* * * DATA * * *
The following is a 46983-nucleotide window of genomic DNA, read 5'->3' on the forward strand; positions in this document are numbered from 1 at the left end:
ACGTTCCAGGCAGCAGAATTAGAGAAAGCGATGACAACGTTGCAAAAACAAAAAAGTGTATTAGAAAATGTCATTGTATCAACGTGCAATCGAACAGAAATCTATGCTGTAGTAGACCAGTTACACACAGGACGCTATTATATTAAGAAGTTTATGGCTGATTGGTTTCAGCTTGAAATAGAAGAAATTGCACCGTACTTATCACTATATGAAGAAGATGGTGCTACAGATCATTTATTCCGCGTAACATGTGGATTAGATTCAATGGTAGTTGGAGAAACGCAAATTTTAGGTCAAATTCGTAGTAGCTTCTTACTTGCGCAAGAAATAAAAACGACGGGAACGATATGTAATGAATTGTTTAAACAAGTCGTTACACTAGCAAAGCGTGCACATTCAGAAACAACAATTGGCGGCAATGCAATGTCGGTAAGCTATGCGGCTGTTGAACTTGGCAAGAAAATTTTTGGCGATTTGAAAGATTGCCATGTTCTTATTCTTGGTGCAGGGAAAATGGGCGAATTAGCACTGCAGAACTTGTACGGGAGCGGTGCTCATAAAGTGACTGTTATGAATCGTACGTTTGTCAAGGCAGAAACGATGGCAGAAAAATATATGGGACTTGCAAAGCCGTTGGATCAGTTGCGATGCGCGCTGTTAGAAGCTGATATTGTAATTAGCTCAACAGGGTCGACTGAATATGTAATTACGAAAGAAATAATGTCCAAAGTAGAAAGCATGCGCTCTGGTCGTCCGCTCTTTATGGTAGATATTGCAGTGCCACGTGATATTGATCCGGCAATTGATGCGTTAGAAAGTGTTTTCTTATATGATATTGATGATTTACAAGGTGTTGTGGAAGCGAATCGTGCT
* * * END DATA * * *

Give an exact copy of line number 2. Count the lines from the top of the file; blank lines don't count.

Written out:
ACGTTCCAGGCAGCAGAATTAGAGAAAGCGATGACAACGTTGCAAAAACAAAAAAGTGTATTAGAAAATGTCATTGTATCAACGTGCAATCGAACAGAAATCTATGCTGTAGTAGACCAGTTACACACAGGACGCTATTATATTAAGAAGTTTATGGCTGATTGGTTTCAGCTTGAAATAGAAGAAATTGCACCGTACTTATCACTATATGAAGAAGATGGTGCTACAGATCATTTATTCCGCGTAACATGTGGATTAGATTCAATGGTAGTTGGAGAAACGCAAATTTTAGGTCAAATTCGTAGTAGCTTCTTACTTGCGCAAGAAATAAAAACGACGGGAACGATATGTAATGAATTGTTTAAACAAGTCGTTACACTAGCAAAGCGTGCACATTCAGAAACAACAATTGGCGGCAATGCAATGTCGGTAAGCTATGCGGCTGTTGAACTTGGCAAGAAAATTTTTGGCGATTTGAAAGATTGCCATGTTCTTATTCTTGGTGCAGGGAAAATGGGCGAATTAGCACTGCAGAACTTGTACGGGAGCGGTGCTCATAAAGTGACTGTTATGAATCGTACGTTTGTCAAGGCAGAAACGATGGCAGAAAAATATATGGGACTTGCAAAGCCGTTGGATCAGTTGCGATGCGCGCTGTTAGAAGCTGATATTGTAATTAGCTCAACAGGGTCGACTGAATATGTAATTACGAAAGAAATAATGTCCAAAGTAGAAAGCATGCGCTCTGGTCGTCCGCTCTTTATGGTAGATATTGCAGTGCCACGTGATATTGATCCGGCAATTGATGCGTTAGAAAGTGTTTTCTTATATGATATTGATGATTTACAAGGTGTTGTGGAAGCGAATCGTGCT